From NPR News, this is ALL THINGS CONSIDERED. I'm Robert Siegel.

MELISSA BLOCK, HOST:

And I'm Melissa Block.

There will be a new mayor in Washington, DC, next year. And that's because the incumbent mayor, Vincent Gray, was soundly defeated in yesterday's Democratic primary. As Patrick Madden of member station WAMU reports, a late-breaking scandal helped turn the race in favor of one of Gray's challengers.

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Politics
2:16 pm
Wed April 2, 2014

Drawing On Family History, Julian Castro Hopes To Paint Texas Blue

Originally published on Wed April 2, 2014 7:54 pm

The story of the changing demographics in Texas can, in many ways, be told through the family history of Julian Castro, the mayor of San Antonio. Mayor Castro discusses his story, as well as what Texas' expanding Hispanic population means for the state's political future.

News
2:16 pm
Wed April 2, 2014

Survey: Americans Skeptical Of Prison For Non-Violent Drug Crimes

Originally published on Wed April 2, 2014 7:54 pm

Transcript

MELISSA BLOCK, HOST:

Now to a new survey from the Pew Research Center that's found more evidence of a shift in public attitudes toward illegal drug use.

As NPR's Martin Kaste reports, the survey indicates growing public skepticism about prison terms for nonviolent drug offenders.

MARTIN KASTE, BYLINE: This shift has been going on for a while now. Previous polls already showed a new majority in favor of legalizing marijuana. But in this survey, you also see changing attitudes toward harder drugs.

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Law
2:16 pm
Wed April 2, 2014

High Court's Campaign Finance Ruling Has Critics Dismayed

Originally published on Wed April 2, 2014 7:54 pm

Transcript

MELISSA BLOCK, HOST:

This is ALL THINGS CONSIDERED from NPR News. I'm Melissa Block in Dallas.

ROBERT SIEGEL, HOST:

And in Washington, this is Robert Siegel.

With the campaign season just around the bend, the Supreme Court today issued a decision that will likely put even more emphasis on the role of money in politics. Elsewhere in today's program, Nina Totenberg reports on that ruling. We're going to hear one reaction to it now.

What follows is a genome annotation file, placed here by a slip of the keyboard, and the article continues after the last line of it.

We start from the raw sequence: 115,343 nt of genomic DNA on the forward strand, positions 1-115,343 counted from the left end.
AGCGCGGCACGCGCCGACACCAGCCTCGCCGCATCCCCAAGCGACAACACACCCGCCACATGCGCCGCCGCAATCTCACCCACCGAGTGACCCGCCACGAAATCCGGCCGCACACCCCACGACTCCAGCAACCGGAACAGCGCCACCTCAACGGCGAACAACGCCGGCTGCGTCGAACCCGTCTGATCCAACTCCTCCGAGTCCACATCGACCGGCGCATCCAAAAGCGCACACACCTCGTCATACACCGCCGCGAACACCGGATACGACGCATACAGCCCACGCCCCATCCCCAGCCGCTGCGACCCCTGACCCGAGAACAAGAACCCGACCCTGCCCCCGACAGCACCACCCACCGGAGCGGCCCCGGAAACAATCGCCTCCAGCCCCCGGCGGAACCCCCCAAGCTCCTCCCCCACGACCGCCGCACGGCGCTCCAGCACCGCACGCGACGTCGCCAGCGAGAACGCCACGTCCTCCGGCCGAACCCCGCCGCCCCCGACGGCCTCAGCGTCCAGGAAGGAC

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Law
2:16 pm
Wed April 2, 2014

Enforcing Prison Rape Elimination Standards Proves Tricky

The Prison Rape Elimination Act standards are now taking effect in many states. Three auditors recently questioned staffers at the Maryland Correctional Institution for Women in a practice inspection.
Laura Sullivan NPR

Originally published on Wed April 2, 2014 7:54 pm

On a recent day at the Maryland Correctional Institution for Women, inmates in jumpsuits peek out of their cells to see three men with clipboards walk into the housing unit. These men are auditors doing a practice inspection. They're here to see if the facility complies with a federal law called the Prison Rape Elimination Act, or PREA.

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Shots - Health News
2:14 pm
Wed April 2, 2014

Run When You're 25 For A Sharper Brain When You're 45

Leading an active lifestyle in your 20s will benefit your brain down the road.
iStockphoto

Originally published on Fri April 4, 2014 1:47 pm

If you're in your 20s, you might work out because it's fun, or because it makes you look better. But here's another reason to hit the gym or go for a jog — exercising now may help preserve your memory and cognition later in life.

Researchers figured this out by following 2,700 men and women for 25 years as part of the Coronary Artery Risk Development in Young Adults Study.

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Shots - Health News
12:24 pm
Wed April 2, 2014

Map Of The Developing Human Brain Shows Where Problems Begin

Images of the developing fetal brain show connections among brain regions.
Allen Institute for Brain Science; Bruce Fischl, Martinos Center for Biomedial Imaging, Massachusetts General Hospital